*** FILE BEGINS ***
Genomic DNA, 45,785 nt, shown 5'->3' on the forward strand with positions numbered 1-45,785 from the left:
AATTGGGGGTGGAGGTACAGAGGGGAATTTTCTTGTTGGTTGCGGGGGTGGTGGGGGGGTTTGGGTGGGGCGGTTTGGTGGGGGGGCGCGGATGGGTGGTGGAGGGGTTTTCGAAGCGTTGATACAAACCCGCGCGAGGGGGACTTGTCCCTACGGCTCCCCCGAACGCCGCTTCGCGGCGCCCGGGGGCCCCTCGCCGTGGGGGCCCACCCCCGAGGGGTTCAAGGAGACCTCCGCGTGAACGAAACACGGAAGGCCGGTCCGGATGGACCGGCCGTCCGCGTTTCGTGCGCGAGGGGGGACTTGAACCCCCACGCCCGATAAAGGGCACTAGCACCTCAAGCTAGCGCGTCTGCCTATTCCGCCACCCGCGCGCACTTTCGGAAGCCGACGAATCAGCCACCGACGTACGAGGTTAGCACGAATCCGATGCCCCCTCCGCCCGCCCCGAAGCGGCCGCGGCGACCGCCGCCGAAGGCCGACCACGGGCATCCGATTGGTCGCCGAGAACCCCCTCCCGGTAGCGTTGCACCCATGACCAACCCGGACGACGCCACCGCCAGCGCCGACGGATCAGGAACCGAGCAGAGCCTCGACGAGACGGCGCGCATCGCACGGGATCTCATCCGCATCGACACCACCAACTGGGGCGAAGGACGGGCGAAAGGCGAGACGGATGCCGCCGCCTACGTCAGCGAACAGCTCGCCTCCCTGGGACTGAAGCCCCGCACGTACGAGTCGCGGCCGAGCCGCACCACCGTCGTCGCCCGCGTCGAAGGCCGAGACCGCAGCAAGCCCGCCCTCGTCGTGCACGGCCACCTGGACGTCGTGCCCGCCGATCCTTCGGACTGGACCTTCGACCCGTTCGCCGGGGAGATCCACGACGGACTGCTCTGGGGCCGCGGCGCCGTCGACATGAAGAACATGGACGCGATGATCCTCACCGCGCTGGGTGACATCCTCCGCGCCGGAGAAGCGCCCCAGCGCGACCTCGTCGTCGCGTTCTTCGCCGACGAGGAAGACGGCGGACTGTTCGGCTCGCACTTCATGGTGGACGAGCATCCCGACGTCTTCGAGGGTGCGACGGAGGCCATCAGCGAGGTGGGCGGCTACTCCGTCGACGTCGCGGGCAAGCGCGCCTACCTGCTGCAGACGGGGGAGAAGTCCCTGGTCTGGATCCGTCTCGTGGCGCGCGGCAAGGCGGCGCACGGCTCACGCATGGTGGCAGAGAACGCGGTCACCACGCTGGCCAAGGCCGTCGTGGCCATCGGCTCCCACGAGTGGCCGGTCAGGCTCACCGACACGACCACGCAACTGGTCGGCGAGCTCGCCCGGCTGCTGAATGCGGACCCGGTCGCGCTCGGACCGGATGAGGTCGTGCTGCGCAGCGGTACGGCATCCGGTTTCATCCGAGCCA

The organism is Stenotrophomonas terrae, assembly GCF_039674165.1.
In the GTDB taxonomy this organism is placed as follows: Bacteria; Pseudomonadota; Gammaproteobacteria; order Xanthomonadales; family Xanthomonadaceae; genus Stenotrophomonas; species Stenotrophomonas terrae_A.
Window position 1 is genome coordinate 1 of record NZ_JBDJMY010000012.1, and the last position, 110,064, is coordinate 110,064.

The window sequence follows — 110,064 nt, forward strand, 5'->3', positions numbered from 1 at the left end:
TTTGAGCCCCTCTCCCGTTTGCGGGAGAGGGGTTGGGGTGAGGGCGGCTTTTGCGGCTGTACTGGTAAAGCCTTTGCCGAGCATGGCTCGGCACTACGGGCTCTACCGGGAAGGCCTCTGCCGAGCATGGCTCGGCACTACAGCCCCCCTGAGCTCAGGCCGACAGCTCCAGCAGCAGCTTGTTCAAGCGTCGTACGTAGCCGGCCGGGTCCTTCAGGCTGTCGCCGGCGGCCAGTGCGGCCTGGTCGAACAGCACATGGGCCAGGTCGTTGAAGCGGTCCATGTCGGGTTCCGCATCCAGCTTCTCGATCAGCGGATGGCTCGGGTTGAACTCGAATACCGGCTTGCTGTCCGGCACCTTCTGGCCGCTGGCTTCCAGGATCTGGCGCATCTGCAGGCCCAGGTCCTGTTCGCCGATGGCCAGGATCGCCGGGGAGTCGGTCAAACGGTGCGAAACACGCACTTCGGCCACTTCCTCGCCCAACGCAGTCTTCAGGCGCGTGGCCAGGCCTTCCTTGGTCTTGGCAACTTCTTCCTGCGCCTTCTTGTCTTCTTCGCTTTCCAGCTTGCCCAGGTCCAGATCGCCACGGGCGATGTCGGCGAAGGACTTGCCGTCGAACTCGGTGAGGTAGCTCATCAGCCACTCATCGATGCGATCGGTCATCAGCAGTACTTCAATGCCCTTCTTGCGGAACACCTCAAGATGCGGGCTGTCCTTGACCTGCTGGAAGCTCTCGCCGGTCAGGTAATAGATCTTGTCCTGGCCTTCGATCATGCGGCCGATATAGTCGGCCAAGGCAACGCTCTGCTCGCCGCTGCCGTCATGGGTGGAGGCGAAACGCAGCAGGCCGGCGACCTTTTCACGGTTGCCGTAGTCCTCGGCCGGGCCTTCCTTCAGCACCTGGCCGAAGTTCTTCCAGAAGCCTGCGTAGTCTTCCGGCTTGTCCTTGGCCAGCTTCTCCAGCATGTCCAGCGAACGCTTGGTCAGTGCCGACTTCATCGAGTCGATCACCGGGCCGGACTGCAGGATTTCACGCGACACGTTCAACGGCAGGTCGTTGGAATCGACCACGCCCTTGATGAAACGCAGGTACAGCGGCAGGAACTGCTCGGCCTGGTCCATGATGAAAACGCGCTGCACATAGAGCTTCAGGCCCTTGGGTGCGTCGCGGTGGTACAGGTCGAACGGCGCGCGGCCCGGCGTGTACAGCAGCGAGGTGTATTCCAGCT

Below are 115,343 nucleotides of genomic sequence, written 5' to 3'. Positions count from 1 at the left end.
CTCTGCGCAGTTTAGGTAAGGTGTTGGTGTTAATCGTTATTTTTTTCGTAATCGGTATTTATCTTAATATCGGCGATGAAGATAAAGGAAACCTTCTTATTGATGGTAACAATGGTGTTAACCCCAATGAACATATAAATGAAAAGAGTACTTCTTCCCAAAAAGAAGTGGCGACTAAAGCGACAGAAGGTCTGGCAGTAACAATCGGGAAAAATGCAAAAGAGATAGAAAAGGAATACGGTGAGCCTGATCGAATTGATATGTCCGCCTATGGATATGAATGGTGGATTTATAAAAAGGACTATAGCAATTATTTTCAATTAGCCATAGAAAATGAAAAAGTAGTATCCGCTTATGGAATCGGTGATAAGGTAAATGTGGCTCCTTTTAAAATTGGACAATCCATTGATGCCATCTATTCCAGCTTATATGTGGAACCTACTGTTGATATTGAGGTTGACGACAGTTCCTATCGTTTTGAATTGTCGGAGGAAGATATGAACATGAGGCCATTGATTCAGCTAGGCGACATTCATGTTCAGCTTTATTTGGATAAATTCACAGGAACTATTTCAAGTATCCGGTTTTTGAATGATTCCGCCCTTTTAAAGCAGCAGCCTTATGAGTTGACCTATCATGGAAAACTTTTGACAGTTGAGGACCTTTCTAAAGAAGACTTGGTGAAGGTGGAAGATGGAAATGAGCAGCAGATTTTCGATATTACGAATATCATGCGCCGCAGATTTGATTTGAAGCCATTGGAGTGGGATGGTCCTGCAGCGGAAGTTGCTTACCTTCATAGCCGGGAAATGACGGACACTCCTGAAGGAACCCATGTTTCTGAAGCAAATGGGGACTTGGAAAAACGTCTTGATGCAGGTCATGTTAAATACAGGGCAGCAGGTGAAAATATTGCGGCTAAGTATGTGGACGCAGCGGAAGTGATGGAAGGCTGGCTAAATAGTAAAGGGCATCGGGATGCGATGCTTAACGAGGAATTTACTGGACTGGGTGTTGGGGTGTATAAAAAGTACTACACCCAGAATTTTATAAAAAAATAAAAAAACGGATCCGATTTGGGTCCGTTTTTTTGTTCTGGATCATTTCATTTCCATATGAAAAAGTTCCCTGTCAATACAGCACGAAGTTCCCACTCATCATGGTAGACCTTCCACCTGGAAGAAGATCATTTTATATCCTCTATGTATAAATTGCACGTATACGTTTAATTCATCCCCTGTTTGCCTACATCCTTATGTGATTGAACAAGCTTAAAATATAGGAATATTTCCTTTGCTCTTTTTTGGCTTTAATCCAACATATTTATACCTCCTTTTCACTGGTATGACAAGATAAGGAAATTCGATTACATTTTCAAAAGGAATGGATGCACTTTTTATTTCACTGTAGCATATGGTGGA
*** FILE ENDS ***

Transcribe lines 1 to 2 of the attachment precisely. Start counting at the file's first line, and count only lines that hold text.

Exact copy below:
Genomic DNA, 45,785 nt, shown 5'->3' on the forward strand with positions numbered 1-45,785 from the left:
AATTGGGGGTGGAGGTACAGAGGGGAATTTTCTTGTTGGTTGCGGGGGTGGTGGGGGGGTTTGGGTGGGGCGGTTTGGTGGGGGGGCGCGGATGGGTGGTGGAGGGGTTTTCGAAGCGTTGATACAAACCCGCGCGAGGGGGACTTGTCCCTACGGCTCCCCCGAACGCCGCTTCGCGGCGCCCGGGGGCCCCTCGCCGTGGGGGCCCACCCCCGAGGGGTTCAAGGAGACCTCCGCGTGAACGAAACACGGAAGGCCGGTCCGGATGGACCGGCCGTCCGCGTTTCGTGCGCGAGGGGGGACTTGAACCCCCACGCCCGATAAAGGGCACTAGCACCTCAAGCTAGCGCGTCTGCCTATTCCGCCACCCGCGCGCACTTTCGGAAGCCGACGAATCAGCCACCGACGTACGAGGTTAGCACGAATCCGATGCCCCCTCCGCCCGCCCCGAAGCGGCCGCGGCGACCGCCGCCGAAGGCCGACCACGGGCATCCGATTGGTCGCCGAGAACCCCCTCCCGGTAGCGTTGCACCCATGACCAACCCGGACGACGCCACCGCCAGCGCCGACGGATCAGGAACCGAGCAGAGCCTCGACGAGACGGCGCGCATCGCACGGGATCTCATCCGCATCGACACCACCAACTGGGGCGAAGGACGGGCGAAAGGCGAGACGGATGCCGCCGCCTACGTCAGCGAACAGCTCGCCTCCCTGGGACTGAAGCCCCGCACGTACGAGTCGCGGCCGAGCCGCACCACCGTCGTCGCCCGCGTCGAAGGCCGAGACCGCAGCAAGCCCGCCCTCGTCGTGCACGGCCACCTGGACGTCGTGCCCGCCGATCCTTCGGACTGGACCTTCGACCCGTTCGCCGGGGAGATCCACGACGGACTGCTCTGGGGCCGCGGCGCCGTCGACATGAAGAACATGGACGCGATGATCCTCACCGCGCTGGGTGACATCCTCCGCGCCGGAGAAGCGCCCCAGCGCGACCTCGTCGTCGCGTTCTTCGCCGACGAGGAAGACGGCGGACTGTTCGGCTCGCACTTCATGGTGGACGAGCATCCCGACGTCTTCGAGGGTGCGACGGAGGCCATCAGCGAGGTGGGCGGCTACTCCGTCGACGTCGCGGGCAAGCGCGCCTACCTGCTGCAGACGGGGGAGAAGTCCCTGGTCTGGATCCGTCTCGTGGCGCGCGGCAAGGCGGCGCACGGCTCACGCATGGTGGCAGAGAACGCGGTCACCACGCTGGCCAAGGCCGTCGTGGCCATCGGCTCCCACGAGTGGCCGGTCAGGCTCACCGACACGACCACGCAACTGGTCGGCGAGCTCGCCCGGCTGCTGAATGCGGACCCGGTCGCGCTCGGACCGGATGAGGTCGTGCTGCGCAGCGGTACGGCATCCGGTTTCATCCGAGCCA